Ignore the obvious Internet Trolls.

    • Toby Esterházy

      “Licentious soldiery”, for the British Army and Armed Forces—obviously a case of trolling.

  • Coleridge1

    No surprises here that a founder of the Jew-hating, terror-supporting Moslem Council of Britain is himself a mass murderer! is there no way that Islamist settlers can be deported back to their racist apartheid homelands of Bangladesh and Pakistan?

    • anyfool

      Yes change the law on citizenship and elect politicians who already have a pair.

    • Guest


      This is a comical query on so many levels ☺

    • Ibrahim F


      This is a comical query on so many levels

  • Fugstar

    The 1971 war year was a terrible one for us Bangladeshis, and our official national mythologies have a peculiar habit of creating hate figures on the basis of rumour. That what has happened with these internationally discredited tribunals, an insult to the dead and the living and political ploy that exploits guilt, ignorance and pride.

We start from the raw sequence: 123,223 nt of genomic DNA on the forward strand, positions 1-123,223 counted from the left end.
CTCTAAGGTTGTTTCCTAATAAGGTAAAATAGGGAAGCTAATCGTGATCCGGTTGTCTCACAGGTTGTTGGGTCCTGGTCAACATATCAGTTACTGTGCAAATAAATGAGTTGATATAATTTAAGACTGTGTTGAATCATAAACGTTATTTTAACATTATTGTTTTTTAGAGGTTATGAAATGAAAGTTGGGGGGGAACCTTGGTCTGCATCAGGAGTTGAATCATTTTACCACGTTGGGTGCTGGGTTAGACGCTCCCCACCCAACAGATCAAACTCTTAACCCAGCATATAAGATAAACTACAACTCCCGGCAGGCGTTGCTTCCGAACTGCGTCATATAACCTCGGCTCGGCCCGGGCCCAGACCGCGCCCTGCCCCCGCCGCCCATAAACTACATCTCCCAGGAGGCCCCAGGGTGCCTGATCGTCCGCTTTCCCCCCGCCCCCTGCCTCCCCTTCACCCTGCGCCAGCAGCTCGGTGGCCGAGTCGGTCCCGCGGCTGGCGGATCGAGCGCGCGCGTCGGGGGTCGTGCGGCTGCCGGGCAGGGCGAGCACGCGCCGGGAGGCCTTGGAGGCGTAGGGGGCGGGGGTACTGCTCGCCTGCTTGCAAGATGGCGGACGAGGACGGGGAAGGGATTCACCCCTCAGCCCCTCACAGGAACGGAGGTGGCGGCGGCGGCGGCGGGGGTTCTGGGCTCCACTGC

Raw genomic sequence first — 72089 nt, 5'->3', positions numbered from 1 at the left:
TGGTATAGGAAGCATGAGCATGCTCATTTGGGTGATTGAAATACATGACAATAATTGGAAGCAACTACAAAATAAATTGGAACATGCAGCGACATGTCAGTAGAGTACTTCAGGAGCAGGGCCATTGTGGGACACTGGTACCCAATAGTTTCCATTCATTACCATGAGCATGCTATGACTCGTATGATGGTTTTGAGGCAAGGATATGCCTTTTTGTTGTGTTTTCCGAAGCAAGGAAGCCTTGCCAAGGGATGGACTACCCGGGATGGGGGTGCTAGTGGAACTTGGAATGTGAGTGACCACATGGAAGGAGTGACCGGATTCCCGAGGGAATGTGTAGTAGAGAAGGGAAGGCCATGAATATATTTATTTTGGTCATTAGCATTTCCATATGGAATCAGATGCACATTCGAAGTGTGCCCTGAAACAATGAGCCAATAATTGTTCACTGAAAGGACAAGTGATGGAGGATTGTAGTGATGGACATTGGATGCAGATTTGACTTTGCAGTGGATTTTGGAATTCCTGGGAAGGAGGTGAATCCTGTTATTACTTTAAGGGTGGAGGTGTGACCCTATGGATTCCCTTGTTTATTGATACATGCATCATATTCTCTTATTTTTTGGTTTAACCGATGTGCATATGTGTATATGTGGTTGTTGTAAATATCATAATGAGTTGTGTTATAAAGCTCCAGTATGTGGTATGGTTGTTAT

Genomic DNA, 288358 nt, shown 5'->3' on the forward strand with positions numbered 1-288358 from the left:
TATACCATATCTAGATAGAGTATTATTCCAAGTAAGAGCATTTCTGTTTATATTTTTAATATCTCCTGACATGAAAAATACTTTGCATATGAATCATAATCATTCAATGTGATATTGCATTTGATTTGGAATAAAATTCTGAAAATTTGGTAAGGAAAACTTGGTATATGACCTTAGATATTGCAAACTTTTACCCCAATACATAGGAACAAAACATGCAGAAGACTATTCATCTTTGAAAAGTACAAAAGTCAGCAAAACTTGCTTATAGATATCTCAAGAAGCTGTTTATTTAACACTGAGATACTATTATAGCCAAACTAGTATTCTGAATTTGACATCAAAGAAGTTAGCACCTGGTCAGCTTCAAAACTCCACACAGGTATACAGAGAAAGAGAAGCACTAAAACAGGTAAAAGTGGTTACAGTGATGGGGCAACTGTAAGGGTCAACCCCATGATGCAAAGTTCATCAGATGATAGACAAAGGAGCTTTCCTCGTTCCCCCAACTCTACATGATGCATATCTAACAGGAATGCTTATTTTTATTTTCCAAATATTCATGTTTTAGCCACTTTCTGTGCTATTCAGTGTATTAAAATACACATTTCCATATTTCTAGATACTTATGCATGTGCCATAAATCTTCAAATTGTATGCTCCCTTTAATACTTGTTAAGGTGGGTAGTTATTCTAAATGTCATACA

• David Lindsay

    Very few people would think it acceptable if this country hosted those accused or convicted of war crimes in the Balkans in the 1990s.

    Hashim Thaçi? Ejup Ganić?

    Se also Akhmed Zakayev and the late Abdulmalik Rigi.

    When history combs over our civilisation it must be bewildered by this madness. Which is hardly surprising. We are living through it and it is hard enough to understand from here.

    Presumably a reference to the treatment of Douglas Murray as anything remotely resembling a serious figure.

    • Baron

      But, David, the former, Hashim Thaçi, doesn’t live here, the latter was cleared by a London judge, the evidence against him came from newspaper articles. You think you know better than the man of law?

      • David Lindsay

        He was certainly “accused” (Murray’s word) while he was here. It went to court. Let’s say no more than that, if you like.

        Murray, a couple of years younger than I am, ought to have been starting out as a commentator in the last few years, once he was quite sure what he thought and why.

        Instead, still only his middle thirties, he is already a washed up relic of an age which now seems much longer ago than it was.

        He must curse those who made him their poster boy a decade and more ago. At any rate, he should.

    • Jambo25

      My son lives in Bedford. Not too far from where he lives there also stayed an ex Rwandan genocidaire. In this country legally.

      • David Lindsay

        Indeed so.

        The apparent disbandment of the M23 rebellion by ethnic Tutsis in the